Tabitha, 15, Leicester
As a bookworm, I use fiction to escape to different realities, realms, and alternative ways of life. From other planets in science fiction novels, to other worlds in fantasies or even a way of life hidden in the normality of our society. Though very stereotypical, my favourite book world is the magic land of Harry Potter. The land of Harry Potter allows you to imagine the capability of magic in a society aware of science and physics, whilst allowing you to imagine yourself in another life, and fulfil your childish dreams of magic and adventure. As a child we dreamed of being able to do magic and fly, and the setting of Hogwarts allows us to do those things. Additionally, when the muggles catch a glimpse of Mr Weasleys flying car and the wall that connects the muggle world to Diagon Alley, it made me question what it is hiding in the shadows of our society, magic or even superpowers. It allows us to escape school, escape reality and imagine yourself in your wildest dream, where you can perform magic, create spells and potions, or even fly when playing quidditch. Imagining yourself as a witch makes you feel powerful and strong, like Neville Longbottom grew into a brave person. It is childish to believe in magic but submerging yourself into the land of Harry Potter allows you to fulfil your fantasies without all the dangers that come with it, like Voldemort and the Death Eaters. JK Rowling has completed this fantasy in this amazing series, which is read by children years later and has inspired a fanbase who recreate and reimage this, by extending these books through fanfiction. However, it should also be mentioned as the fiction that brings us into the lives of other people in our society. That brings to light how they live. Books like The Colour Purple have created a world where I can sympathise with people and try to begin showing empathy in cases of racism, sexism, domestic abuse, and homophobia. These books help you see our world from other people’s perspectives.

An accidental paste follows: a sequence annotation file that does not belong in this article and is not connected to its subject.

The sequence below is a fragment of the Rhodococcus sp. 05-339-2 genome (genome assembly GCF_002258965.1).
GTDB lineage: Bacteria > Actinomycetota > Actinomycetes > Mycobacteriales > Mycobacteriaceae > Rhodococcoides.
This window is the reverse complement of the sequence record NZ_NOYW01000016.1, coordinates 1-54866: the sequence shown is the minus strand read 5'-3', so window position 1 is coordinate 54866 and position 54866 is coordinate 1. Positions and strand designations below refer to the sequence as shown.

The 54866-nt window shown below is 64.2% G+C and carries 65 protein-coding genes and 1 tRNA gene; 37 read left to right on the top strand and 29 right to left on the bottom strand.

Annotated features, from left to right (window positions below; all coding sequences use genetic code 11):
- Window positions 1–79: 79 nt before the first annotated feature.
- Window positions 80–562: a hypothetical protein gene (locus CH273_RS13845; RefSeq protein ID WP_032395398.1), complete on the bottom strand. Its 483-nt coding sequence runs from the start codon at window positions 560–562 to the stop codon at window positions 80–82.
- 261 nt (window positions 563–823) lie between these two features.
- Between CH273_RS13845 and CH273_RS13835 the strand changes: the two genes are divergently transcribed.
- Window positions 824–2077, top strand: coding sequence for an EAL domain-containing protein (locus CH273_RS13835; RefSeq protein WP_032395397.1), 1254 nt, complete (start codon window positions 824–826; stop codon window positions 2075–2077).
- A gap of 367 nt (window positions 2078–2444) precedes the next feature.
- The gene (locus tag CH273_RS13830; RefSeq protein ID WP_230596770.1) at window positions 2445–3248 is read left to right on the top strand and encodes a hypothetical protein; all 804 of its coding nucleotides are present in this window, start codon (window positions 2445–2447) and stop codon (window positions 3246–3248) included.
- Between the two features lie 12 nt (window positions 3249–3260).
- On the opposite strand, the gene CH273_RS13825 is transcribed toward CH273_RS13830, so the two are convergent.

Emilia, 15, Leicester
This blog has been edited by Alice